The inside of the chamber 2 is maintained at 100% humidity and sealed by clingfilm, in this example NescofilmTm. When 10 the device is used in the method of the invention, a sample of gas 24 from a subject's lungs and/or stomach is collected in a syringe 8 and introduced into the chamber 2 via a needle 10. The meter 6 records the electrical resistance of the polypyrrole film 16 before the gas 24 is 15 introduced into the chamber 2, and again after the gas has been introduced. The meter 6 then compares the resistances to produce a compared value and lights up an LED 20 or 22 according to whether the compared value is above or below a predetermined threshold. The meter 6 may 20 measure the difference in resistance, or a ratio of resistances. The threshold value is calibrated to be just below the value produced by samples from test subjects known to be infected with H pylori. If the LED 22 lights up, showing a value which corresponds to infection, the 25 subject knows to seek appropriate treatment or confirmatory alternative testing.

Figure 2 shows test results for two groups of control subjects, one group known to be H pylori negative and the 30 other H pylori positive. In each case, a 10 ml sample of gas 24 was collected and introduced into a chamber of about 10 to 15 ml volume. The f ilm 16 was 10 mm square. The two sets of results on the left are f or a breath test only, and the two sets of results on the right (the 'belch test') are for gas collected from subjects' stomachs, following ingestion of sodium bicarbonate in water. In each case, there is a clear threshold between the measured resistance for the negative and positive groups.

The same test conditions were used to check the response of sensors over time, but using a known concentration (100 ppm)of ammonia in air. The results are shown in Figure 3, with percentage change in resistance being 10 plotted against the time (days) in which the sensor 4 was maintained in the chamber 2 prior to the measurement being taken. For all times up to 60 days, the percentage change was at least 15%.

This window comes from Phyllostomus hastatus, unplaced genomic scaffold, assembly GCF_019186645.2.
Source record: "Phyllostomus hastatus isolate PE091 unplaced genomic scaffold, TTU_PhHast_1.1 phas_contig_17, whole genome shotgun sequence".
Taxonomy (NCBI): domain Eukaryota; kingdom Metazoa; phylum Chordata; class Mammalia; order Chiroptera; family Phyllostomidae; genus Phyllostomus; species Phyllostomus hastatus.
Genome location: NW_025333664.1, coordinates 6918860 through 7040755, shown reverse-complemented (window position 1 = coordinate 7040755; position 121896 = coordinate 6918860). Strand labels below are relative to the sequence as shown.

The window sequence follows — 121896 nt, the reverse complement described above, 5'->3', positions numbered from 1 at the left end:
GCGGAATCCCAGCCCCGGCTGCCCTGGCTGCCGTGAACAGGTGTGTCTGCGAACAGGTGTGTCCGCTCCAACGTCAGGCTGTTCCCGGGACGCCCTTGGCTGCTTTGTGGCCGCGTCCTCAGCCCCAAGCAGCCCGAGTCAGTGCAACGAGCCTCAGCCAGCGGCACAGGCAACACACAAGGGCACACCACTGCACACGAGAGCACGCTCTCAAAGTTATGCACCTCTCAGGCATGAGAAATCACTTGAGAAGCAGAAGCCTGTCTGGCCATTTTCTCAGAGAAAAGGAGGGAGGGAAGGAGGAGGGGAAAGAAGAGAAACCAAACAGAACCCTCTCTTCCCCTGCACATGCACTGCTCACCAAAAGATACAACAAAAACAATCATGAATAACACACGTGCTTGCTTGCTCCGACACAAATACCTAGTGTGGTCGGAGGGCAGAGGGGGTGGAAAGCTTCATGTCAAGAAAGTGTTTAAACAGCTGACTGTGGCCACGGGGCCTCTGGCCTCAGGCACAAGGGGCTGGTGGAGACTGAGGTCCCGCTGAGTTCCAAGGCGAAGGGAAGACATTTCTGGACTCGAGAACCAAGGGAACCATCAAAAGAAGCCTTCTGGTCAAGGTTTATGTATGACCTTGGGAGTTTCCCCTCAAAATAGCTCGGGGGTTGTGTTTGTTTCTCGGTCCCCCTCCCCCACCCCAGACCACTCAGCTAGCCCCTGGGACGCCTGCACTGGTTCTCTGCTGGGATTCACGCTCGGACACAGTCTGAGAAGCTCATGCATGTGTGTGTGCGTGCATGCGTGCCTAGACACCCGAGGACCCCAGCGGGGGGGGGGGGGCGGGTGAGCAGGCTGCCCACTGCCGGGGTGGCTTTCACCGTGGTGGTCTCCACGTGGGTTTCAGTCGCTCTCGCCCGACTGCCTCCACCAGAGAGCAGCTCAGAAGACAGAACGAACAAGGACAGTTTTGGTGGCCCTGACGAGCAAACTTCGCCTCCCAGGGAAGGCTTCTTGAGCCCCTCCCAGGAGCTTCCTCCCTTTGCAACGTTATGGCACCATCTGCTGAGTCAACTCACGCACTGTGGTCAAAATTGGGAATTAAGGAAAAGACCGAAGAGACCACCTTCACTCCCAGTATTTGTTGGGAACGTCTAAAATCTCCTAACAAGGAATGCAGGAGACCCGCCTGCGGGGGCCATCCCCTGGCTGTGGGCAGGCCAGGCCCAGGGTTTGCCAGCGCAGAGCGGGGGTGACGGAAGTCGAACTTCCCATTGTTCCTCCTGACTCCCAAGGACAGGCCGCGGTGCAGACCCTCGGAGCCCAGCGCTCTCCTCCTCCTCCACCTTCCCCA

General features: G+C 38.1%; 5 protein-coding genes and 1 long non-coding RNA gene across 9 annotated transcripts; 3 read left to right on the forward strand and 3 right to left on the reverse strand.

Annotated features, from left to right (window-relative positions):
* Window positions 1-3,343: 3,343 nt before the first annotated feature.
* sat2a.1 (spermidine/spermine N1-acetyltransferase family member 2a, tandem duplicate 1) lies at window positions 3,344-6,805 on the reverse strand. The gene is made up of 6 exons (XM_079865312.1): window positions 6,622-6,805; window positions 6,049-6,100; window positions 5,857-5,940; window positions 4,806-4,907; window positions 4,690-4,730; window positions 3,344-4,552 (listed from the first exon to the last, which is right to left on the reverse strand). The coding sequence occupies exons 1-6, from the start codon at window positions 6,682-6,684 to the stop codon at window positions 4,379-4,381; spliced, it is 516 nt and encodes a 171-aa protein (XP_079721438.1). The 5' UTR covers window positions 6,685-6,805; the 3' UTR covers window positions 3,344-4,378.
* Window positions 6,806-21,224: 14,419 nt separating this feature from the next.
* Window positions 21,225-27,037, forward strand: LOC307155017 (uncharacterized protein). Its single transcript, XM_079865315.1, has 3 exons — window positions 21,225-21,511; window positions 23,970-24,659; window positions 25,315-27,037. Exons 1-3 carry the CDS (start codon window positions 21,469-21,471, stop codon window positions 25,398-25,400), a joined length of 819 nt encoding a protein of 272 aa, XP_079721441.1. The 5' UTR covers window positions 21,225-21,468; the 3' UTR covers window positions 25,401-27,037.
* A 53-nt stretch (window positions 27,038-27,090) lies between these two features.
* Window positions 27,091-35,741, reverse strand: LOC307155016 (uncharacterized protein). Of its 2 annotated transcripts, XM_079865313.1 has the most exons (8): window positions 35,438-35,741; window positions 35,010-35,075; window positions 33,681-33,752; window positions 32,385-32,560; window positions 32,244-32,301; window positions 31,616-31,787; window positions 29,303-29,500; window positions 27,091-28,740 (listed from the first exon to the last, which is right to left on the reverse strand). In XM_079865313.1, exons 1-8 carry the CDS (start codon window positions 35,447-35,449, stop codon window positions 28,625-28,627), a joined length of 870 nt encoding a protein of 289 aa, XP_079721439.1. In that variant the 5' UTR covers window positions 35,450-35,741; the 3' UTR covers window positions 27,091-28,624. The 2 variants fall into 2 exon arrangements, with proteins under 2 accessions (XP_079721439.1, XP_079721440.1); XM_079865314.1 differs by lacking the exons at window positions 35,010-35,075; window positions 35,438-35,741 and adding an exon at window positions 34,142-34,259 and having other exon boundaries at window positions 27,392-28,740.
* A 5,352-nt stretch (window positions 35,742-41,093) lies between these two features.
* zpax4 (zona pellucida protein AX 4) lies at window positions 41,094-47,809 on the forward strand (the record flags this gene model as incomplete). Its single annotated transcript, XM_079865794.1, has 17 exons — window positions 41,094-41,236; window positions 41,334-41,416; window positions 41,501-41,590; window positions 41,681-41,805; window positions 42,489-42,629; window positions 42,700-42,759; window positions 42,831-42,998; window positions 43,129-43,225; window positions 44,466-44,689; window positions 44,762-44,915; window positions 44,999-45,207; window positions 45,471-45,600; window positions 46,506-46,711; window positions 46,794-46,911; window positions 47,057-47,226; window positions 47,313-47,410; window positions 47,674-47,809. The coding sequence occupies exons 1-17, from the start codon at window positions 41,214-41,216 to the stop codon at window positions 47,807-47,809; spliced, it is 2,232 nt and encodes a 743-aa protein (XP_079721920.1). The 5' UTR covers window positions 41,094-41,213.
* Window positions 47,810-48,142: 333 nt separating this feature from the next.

15 The device shown in Figure 4 is a preferred embodiment, comprising a first chamber 2a housing a first sensor 16a, and a second chamber 2b housing a second sensor 16b. The chambers 2 and sensors 16 are of identical shape and construction. The first chamber has an entrance opening 20 which is substantially occupied by a first porous frit 28, and the second chamber has an entrance opening which is substantially occupied by a second porous frit 30. The frits 28, 30 are arranged and composed such that each provides substantially the same resistance to the passage 25 of gas 24 which is provided through a common entrance opening 32,for example by a subject breathing through that entrance. Each chamber may optionally be provided with a vent opening (not shown) to facilitate the flow of gas through the chambers. The second frit 30 is provided with 30 means for absorbing ammonia, for example sodium dihydrogen phosphate or copper sulphate crystals, so that at least some of the ammonia (and preferably substantially all of the ammonia) which may be present in gas 24 blown into the second chamber 2b is absorbed in the second frit 30 and does not reach the second sensor 16b. The f irst f rit 28 does not significantly absorb ammonia, so that ammonia which is present in gas 24 blown into the first chamber 2a reaches the first sensor 2a.